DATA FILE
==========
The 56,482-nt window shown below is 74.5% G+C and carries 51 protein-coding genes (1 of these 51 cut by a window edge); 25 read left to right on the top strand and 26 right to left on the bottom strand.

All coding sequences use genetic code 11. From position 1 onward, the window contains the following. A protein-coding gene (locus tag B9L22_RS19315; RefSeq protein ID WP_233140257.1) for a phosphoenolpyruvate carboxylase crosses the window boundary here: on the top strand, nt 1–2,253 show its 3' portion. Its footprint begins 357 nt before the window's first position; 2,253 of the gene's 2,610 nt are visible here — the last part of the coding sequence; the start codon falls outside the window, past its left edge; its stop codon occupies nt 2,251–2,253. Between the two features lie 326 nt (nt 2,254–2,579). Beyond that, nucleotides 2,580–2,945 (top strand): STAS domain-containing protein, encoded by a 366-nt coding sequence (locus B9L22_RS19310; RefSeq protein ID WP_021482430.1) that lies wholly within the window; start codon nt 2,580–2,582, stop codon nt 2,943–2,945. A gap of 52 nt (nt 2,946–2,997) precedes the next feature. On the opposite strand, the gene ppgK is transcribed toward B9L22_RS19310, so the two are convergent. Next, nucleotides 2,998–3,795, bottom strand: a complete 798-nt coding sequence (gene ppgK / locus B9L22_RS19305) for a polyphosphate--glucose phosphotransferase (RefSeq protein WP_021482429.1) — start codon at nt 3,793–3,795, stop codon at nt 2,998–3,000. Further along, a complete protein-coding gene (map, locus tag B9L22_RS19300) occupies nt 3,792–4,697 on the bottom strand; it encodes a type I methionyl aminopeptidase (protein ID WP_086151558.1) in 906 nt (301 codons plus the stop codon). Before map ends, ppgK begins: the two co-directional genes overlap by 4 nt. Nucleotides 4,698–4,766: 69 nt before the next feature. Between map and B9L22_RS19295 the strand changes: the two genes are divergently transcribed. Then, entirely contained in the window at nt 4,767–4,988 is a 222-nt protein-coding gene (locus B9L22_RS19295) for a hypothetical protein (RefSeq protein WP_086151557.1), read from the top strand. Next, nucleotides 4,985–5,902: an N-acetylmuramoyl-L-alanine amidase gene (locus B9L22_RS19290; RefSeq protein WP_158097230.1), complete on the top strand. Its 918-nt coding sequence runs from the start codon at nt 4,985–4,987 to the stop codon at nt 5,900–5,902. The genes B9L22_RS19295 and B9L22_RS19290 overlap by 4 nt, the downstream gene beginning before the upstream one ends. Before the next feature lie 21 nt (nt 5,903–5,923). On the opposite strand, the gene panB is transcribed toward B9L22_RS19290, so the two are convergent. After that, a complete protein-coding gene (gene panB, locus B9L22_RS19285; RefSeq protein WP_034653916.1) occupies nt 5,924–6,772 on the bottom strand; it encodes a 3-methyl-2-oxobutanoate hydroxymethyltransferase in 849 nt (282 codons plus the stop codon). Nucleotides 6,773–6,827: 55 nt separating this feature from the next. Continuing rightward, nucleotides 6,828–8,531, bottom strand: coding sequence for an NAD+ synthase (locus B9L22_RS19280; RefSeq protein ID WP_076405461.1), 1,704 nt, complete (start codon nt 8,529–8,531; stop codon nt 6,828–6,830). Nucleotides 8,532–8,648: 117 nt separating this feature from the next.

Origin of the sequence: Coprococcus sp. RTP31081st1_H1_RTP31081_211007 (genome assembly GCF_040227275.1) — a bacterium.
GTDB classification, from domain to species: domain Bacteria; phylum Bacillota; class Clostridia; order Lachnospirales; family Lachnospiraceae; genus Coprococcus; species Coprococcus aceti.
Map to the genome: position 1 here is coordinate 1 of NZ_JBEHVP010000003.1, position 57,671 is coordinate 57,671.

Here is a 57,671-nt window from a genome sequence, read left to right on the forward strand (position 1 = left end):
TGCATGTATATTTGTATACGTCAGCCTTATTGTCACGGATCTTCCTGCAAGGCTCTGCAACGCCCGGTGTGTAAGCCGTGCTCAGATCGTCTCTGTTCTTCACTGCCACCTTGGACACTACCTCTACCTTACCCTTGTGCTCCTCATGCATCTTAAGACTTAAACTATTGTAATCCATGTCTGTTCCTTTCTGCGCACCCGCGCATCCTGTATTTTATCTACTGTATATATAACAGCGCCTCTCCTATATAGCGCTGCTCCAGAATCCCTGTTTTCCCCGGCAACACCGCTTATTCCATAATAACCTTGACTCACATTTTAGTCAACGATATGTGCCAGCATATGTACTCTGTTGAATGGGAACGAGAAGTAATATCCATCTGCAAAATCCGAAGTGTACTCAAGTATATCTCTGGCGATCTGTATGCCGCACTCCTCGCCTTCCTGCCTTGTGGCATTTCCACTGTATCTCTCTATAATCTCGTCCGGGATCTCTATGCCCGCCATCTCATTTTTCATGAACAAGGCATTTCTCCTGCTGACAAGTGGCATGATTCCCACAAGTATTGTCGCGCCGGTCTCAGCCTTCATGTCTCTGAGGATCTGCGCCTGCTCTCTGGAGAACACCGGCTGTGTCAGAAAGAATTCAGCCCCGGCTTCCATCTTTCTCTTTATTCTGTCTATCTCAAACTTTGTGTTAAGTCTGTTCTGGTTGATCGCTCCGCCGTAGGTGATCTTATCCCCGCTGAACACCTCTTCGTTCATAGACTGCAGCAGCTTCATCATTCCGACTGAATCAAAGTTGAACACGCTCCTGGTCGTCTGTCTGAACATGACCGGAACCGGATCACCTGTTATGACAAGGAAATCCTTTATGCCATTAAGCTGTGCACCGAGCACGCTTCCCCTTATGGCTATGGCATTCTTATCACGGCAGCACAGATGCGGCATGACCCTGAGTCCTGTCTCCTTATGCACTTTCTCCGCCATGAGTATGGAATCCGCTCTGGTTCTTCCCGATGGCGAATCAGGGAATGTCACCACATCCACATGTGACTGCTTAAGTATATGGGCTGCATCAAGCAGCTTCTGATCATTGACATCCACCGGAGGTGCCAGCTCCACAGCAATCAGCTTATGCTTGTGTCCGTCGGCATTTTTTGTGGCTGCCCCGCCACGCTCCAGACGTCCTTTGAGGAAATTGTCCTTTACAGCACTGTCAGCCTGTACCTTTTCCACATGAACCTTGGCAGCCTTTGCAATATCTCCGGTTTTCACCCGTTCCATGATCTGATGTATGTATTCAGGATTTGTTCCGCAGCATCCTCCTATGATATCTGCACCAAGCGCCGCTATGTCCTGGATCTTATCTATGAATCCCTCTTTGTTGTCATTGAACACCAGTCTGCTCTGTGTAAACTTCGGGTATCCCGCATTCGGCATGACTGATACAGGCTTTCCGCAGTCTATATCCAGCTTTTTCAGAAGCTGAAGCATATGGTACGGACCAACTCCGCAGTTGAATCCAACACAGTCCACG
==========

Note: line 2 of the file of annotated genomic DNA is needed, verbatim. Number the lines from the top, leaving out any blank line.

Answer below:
All coding sequences use genetic code 11. From position 1 onward, the window contains the following. A protein-coding gene (locus tag B9L22_RS19315; RefSeq protein ID WP_233140257.1) for a phosphoenolpyruvate carboxylase crosses the window boundary here: on the top strand, nt 1–2,253 show its 3' portion. Its footprint begins 357 nt before the window's first position; 2,253 of the gene's 2,610 nt are visible here — the last part of the coding sequence; the start codon falls outside the window, past its left edge; its stop codon occupies nt 2,251–2,253. Between the two features lie 326 nt (nt 2,254–2,579). Beyond that, nucleotides 2,580–2,945 (top strand): STAS domain-containing protein, encoded by a 366-nt coding sequence (locus B9L22_RS19310; RefSeq protein ID WP_021482430.1) that lies wholly within the window; start codon nt 2,580–2,582, stop codon nt 2,943–2,945. A gap of 52 nt (nt 2,946–2,997) precedes the next feature. On the opposite strand, the gene ppgK is transcribed toward B9L22_RS19310, so the two are convergent. Next, nucleotides 2,998–3,795, bottom strand: a complete 798-nt coding sequence (gene ppgK / locus B9L22_RS19305) for a polyphosphate--glucose phosphotransferase (RefSeq protein WP_021482429.1) — start codon at nt 3,793–3,795, stop codon at nt 2,998–3,000. Further along, a complete protein-coding gene (map, locus tag B9L22_RS19300) occupies nt 3,792–4,697 on the bottom strand; it encodes a type I methionyl aminopeptidase (protein ID WP_086151558.1) in 906 nt (301 codons plus the stop codon). Before map ends, ppgK begins: the two co-directional genes overlap by 4 nt. Nucleotides 4,698–4,766: 69 nt before the next feature. Between map and B9L22_RS19295 the strand changes: the two genes are divergently transcribed. Then, entirely contained in the window at nt 4,767–4,988 is a 222-nt protein-coding gene (locus B9L22_RS19295) for a hypothetical protein (RefSeq protein WP_086151557.1), read from the top strand. Next, nucleotides 4,985–5,902: an N-acetylmuramoyl-L-alanine amidase gene (locus B9L22_RS19290; RefSeq protein WP_158097230.1), complete on the top strand. Its 918-nt coding sequence runs from the start codon at nt 4,985–4,987 to the stop codon at nt 5,900–5,902. The genes B9L22_RS19295 and B9L22_RS19290 overlap by 4 nt, the downstream gene beginning before the upstream one ends. Before the next feature lie 21 nt (nt 5,903–5,923). On the opposite strand, the gene panB is transcribed toward B9L22_RS19290, so the two are convergent. After that, a complete protein-coding gene (gene panB, locus B9L22_RS19285; RefSeq protein WP_034653916.1) occupies nt 5,924–6,772 on the bottom strand; it encodes a 3-methyl-2-oxobutanoate hydroxymethyltransferase in 849 nt (282 codons plus the stop codon). Nucleotides 6,773–6,827: 55 nt separating this feature from the next. Continuing rightward, nucleotides 6,828–8,531, bottom strand: coding sequence for an NAD+ synthase (locus B9L22_RS19280; RefSeq protein ID WP_076405461.1), 1,704 nt, complete (start codon nt 8,529–8,531; stop codon nt 6,828–6,830). Nucleotides 8,532–8,648: 117 nt separating this feature from the next.